The developer of the Oculus Quest app Virtual Desktop is removing the VR streaming feature from the existing app, a change he says was ordered by Oculus.
Virtual Desktop was one of a handful of apps available for the Oculus Quest when the standalone VR headset launched last month. The VR Streaming feature developer Guy Godin developed for the app made it so Oculus Quest users were able to play SteamVR games with Virtual Desktop, something Oculus has now put the kibosh on.
The idea that Oculus wouldn’t want its standalone headset to offer indirect support for a competing storefront isn’t entirely surprising, especially considering Oculus has taken a stricter approach toward Quest app approvals in the interest of creating a more curated platform.
"I saw the ability to stream VR content from your PC as a very cool idea. I thought it would be a perfect fit for my app since it already gives you access to your computer," Godin said in a Reddit post. "Like a nice bonus feature. I worked on this for months and was eager to improve the functionality as I received your feedback over the last few days but according to Oculus, I am hurting Quest."
In a comment given to UploadVR, Godin explained the core app itself passed Oculus’ submission process ahead of its Quest launch, but VR streaming was meant as an additional, experimental feature in “an early stage of development.”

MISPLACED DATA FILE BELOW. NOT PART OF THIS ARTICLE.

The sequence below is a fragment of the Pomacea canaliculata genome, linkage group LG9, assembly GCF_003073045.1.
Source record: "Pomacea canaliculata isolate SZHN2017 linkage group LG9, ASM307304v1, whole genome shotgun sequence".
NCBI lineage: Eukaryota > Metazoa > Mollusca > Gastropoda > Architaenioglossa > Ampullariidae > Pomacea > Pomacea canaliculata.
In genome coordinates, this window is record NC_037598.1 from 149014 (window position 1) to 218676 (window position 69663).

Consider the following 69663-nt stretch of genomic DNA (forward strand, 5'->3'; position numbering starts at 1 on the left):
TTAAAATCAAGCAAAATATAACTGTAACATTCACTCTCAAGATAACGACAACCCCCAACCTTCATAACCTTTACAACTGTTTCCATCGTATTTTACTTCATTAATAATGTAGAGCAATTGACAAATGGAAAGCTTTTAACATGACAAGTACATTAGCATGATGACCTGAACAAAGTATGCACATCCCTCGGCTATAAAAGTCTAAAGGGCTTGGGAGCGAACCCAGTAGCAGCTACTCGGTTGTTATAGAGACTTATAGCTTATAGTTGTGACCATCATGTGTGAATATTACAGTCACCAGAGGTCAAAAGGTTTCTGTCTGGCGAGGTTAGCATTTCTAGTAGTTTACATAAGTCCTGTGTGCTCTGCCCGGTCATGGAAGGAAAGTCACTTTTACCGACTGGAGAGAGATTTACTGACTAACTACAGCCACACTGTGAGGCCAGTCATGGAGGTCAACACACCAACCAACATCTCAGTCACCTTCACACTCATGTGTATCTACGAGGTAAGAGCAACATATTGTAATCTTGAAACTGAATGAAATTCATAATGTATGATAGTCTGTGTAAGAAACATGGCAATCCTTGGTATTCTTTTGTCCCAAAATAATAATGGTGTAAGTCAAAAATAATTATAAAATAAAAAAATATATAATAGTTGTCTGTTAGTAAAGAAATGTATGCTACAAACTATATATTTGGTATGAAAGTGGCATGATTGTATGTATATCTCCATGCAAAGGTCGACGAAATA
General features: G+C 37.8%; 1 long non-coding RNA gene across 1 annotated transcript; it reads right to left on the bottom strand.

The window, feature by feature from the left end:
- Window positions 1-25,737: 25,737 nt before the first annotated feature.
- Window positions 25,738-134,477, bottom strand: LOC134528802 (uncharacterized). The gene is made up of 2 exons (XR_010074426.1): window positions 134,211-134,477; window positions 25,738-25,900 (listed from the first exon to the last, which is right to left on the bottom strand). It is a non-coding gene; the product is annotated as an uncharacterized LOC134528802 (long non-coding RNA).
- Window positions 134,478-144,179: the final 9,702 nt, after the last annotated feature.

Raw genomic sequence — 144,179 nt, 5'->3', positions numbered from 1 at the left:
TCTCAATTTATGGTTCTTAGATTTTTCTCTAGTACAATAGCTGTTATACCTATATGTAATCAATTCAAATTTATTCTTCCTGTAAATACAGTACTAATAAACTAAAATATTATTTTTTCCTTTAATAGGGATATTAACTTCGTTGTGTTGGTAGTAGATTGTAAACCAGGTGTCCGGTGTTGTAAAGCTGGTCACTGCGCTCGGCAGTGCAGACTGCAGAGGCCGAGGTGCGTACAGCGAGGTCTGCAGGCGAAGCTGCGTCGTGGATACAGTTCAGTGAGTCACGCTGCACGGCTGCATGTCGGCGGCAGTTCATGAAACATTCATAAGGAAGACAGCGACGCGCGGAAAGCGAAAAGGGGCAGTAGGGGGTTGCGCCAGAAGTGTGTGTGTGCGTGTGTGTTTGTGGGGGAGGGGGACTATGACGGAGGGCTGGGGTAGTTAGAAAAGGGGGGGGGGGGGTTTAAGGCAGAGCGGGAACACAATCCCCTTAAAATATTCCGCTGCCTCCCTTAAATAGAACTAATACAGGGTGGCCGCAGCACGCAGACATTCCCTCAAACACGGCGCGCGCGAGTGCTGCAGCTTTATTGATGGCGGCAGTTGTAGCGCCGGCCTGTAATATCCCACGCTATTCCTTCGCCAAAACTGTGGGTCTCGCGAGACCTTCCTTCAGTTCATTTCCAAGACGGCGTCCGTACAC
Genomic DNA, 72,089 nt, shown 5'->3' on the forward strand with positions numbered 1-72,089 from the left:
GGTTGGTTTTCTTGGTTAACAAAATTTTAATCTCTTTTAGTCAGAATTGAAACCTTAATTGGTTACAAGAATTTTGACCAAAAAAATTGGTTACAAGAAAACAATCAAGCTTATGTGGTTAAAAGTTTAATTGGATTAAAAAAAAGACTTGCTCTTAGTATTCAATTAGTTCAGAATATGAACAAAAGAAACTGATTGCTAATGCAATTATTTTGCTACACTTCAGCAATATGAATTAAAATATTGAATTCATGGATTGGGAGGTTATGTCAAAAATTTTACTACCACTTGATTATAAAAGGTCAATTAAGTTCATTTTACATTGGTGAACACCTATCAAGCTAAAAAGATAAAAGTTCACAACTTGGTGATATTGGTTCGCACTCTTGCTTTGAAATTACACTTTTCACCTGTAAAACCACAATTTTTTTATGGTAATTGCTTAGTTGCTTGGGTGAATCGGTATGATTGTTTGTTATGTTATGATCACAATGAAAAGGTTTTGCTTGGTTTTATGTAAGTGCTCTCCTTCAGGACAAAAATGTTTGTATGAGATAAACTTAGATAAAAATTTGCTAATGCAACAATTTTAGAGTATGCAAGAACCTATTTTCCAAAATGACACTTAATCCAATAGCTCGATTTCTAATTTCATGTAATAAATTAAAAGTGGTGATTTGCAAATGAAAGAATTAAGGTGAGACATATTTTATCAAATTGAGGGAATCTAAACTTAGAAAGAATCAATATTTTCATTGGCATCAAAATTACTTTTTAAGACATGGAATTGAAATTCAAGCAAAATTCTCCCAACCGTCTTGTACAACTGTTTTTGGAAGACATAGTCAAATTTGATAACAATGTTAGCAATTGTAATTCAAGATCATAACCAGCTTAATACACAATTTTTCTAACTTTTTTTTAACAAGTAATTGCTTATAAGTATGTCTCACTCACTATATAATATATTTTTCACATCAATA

“After being asked to remove the feature because it doesn’t meet the quality bar of the store, I suggested to make it an opt-in feature so that users understand that this is experimental and might not be for everyone,” Godin tells UploadVR. “They refused and insisted that the feature be removed.”
When reached for comment, a spokesperson from Oculus’ parent company Facebook noted that the company does not comment on the status of specific apps, but that its “Oculus Store application submission system is designed to help ensure that our devices deliver a consistent, comfortable experience to customers. Apps are evaluated on a number of factors including performance, input, and safety with the goal of creating a quality, high-value experience for all VR consumers.”
Update: A Facebook representative shared tweets from special gaming strategies VP Jason Rubin over the weekend in response the Virtual Desktop issue, and others that have sprung up involving the Oculus Quest.
"Consumers expect quality at app launch and after. Updates that add flawed experimental features, don’t work for some users, or otherwise create a bad experience are not acceptable. This may require a tradeoff [between] features some users like and interests of the broader community," reads a portion of the thread.
10/14 We asked Virtual Desktop to roll back an update. We found out about the new features through user complaints & it took us a while to get it to work. We accept experiences vary, but this feature compromised comfort, safety, & quality to different levels for different users.— Jason Rubin (@Jason_Rubin) June 14, 2019